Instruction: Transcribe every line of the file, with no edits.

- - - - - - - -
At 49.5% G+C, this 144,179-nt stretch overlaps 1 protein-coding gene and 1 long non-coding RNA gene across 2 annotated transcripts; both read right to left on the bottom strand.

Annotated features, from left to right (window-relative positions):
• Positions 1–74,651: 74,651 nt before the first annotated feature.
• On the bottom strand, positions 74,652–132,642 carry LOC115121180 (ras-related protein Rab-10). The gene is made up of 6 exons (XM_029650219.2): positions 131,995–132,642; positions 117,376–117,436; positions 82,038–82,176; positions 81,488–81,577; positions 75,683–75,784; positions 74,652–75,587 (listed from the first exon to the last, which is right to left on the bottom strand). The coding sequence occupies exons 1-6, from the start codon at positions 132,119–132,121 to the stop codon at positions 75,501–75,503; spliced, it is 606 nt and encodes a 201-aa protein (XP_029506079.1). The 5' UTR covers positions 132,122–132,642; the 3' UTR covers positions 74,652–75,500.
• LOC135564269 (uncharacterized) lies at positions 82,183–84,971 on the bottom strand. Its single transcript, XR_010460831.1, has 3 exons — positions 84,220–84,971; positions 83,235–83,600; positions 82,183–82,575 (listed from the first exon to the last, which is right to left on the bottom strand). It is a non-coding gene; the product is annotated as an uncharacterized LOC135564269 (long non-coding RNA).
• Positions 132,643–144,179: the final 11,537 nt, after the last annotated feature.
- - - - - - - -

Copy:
At 49.5% G+C, this 144,179-nt stretch overlaps 1 protein-coding gene and 1 long non-coding RNA gene across 2 annotated transcripts; both read right to left on the bottom strand.

Annotated features, from left to right (window-relative positions):
• Positions 1–74,651: 74,651 nt before the first annotated feature.
• On the bottom strand, positions 74,652–132,642 carry LOC115121180 (ras-related protein Rab-10). The gene is made up of 6 exons (XM_029650219.2): positions 131,995–132,642; positions 117,376–117,436; positions 82,038–82,176; positions 81,488–81,577; positions 75,683–75,784; positions 74,652–75,587 (listed from the first exon to the last, which is right to left on the bottom strand). The coding sequence occupies exons 1-6, from the start codon at positions 132,119–132,121 to the stop codon at positions 75,501–75,503; spliced, it is 606 nt and encodes a 201-aa protein (XP_029506079.1). The 5' UTR covers positions 132,122–132,642; the 3' UTR covers positions 74,652–75,500.
• LOC135564269 (uncharacterized) lies at positions 82,183–84,971 on the bottom strand. Its single transcript, XR_010460831.1, has 3 exons — positions 84,220–84,971; positions 83,235–83,600; positions 82,183–82,575 (listed from the first exon to the last, which is right to left on the bottom strand). It is a non-coding gene; the product is annotated as an uncharacterized LOC135564269 (long non-coding RNA).
• Positions 132,643–144,179: the final 11,537 nt, after the last annotated feature.